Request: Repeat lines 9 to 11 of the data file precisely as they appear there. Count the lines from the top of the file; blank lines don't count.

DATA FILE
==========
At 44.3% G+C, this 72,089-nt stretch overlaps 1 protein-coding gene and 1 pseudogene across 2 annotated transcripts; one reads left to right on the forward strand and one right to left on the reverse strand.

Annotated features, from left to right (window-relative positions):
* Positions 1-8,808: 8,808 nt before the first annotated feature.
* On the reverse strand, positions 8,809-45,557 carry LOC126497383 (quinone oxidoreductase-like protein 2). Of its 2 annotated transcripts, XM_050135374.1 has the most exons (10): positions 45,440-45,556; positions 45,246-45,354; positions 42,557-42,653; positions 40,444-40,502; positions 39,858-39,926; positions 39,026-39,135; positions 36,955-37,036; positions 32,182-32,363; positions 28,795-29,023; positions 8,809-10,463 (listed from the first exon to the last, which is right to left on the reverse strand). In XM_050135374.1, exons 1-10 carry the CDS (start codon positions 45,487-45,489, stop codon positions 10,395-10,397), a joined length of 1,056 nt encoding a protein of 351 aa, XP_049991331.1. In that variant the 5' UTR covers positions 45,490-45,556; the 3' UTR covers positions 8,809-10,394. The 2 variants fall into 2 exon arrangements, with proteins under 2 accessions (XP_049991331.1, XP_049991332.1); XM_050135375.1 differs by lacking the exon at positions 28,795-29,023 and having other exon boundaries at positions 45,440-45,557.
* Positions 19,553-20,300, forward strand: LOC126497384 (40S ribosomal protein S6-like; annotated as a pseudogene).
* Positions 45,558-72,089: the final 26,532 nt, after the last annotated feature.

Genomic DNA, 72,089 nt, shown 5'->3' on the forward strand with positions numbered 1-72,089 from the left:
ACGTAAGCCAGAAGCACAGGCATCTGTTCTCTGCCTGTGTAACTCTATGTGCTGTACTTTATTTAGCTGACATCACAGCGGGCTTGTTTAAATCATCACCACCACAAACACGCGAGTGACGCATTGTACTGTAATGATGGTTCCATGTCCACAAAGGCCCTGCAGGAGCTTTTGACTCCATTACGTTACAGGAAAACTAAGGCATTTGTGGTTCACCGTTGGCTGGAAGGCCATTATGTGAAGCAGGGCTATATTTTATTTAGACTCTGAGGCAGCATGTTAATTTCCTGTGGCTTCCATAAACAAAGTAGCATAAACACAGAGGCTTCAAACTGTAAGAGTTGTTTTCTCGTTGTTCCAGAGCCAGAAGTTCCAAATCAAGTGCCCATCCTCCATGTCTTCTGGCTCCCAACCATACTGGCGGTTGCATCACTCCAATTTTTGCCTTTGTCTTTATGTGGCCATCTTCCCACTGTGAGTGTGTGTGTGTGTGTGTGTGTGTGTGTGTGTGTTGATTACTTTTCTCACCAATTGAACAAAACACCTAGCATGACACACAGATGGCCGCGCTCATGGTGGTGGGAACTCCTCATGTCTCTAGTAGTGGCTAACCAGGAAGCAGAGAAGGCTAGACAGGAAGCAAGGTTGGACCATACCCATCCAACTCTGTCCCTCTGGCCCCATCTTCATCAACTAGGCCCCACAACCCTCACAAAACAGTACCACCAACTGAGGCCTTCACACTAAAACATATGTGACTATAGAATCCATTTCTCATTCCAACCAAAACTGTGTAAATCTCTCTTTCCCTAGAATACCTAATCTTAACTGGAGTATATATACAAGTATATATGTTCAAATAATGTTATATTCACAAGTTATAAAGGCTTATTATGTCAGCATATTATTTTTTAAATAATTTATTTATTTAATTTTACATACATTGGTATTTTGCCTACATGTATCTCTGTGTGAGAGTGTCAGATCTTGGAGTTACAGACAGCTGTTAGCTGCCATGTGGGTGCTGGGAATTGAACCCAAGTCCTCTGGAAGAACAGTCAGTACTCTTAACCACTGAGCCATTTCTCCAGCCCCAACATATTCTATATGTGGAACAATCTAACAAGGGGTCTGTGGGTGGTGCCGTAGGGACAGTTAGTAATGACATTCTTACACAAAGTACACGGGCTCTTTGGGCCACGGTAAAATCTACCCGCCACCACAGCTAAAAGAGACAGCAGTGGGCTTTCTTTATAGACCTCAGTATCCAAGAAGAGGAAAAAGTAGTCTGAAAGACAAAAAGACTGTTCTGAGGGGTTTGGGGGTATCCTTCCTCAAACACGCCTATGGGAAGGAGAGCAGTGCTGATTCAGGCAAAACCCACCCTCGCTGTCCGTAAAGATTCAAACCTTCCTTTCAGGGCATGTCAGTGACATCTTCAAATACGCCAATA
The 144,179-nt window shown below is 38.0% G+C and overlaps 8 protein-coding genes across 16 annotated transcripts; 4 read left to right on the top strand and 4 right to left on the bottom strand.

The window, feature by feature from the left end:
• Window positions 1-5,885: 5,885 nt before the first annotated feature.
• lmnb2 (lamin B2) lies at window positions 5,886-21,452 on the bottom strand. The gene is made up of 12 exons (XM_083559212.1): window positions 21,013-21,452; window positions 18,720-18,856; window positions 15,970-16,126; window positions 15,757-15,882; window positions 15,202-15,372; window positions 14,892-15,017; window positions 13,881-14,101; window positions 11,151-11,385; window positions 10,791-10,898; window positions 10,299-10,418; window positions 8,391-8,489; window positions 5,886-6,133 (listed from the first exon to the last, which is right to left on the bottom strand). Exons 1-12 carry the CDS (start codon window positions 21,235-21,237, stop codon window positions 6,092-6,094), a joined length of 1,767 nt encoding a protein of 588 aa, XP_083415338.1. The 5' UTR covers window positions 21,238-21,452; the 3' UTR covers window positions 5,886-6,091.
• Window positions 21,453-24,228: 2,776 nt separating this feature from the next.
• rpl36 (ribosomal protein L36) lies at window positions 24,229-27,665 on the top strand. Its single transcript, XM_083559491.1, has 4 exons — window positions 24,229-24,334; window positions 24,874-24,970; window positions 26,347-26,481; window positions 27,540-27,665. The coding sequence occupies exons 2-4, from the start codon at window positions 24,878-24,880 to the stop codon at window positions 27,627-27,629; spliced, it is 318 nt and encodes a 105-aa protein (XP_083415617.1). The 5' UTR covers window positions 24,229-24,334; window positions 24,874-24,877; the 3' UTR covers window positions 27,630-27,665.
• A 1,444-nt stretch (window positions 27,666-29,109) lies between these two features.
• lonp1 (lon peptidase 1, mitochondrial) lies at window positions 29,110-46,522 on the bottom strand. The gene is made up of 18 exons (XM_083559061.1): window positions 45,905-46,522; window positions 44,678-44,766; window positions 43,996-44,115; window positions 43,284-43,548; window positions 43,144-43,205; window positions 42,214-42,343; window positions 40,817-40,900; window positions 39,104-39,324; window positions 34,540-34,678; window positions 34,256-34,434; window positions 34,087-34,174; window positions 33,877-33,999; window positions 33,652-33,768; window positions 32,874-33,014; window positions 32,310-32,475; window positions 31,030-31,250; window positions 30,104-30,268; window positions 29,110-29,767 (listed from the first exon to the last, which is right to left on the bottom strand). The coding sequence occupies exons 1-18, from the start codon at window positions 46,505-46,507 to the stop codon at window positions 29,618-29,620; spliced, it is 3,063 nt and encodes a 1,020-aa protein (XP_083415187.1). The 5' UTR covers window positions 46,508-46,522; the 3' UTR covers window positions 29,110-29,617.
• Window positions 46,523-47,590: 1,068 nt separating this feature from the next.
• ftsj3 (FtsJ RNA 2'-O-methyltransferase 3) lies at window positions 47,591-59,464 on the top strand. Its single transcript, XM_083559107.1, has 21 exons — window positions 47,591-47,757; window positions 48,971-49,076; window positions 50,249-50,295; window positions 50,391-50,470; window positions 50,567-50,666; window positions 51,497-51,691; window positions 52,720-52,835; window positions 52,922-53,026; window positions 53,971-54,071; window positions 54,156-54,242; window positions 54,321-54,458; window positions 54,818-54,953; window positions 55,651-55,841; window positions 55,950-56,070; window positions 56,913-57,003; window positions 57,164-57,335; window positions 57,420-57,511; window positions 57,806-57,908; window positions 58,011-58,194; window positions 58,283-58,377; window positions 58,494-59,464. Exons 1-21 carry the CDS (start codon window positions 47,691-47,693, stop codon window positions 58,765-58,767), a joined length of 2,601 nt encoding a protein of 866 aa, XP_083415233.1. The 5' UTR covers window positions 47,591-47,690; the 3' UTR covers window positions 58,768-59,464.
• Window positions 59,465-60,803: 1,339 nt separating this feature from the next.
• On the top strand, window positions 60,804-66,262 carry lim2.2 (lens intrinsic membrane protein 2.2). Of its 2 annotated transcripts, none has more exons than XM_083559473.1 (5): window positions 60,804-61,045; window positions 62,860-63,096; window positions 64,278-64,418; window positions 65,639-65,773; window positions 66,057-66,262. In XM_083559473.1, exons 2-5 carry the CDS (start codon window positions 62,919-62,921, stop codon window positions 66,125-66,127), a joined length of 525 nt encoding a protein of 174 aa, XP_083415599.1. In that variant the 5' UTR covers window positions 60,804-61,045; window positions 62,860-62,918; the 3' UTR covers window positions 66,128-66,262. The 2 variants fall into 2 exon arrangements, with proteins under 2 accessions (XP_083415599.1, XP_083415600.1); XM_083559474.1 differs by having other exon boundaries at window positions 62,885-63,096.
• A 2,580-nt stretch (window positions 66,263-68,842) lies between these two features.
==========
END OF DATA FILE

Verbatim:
The 144,179-nt window shown below is 38.0% G+C and overlaps 8 protein-coding genes across 16 annotated transcripts; 4 read left to right on the top strand and 4 right to left on the bottom strand.

The window, feature by feature from the left end:
• Window positions 1-5,885: 5,885 nt before the first annotated feature.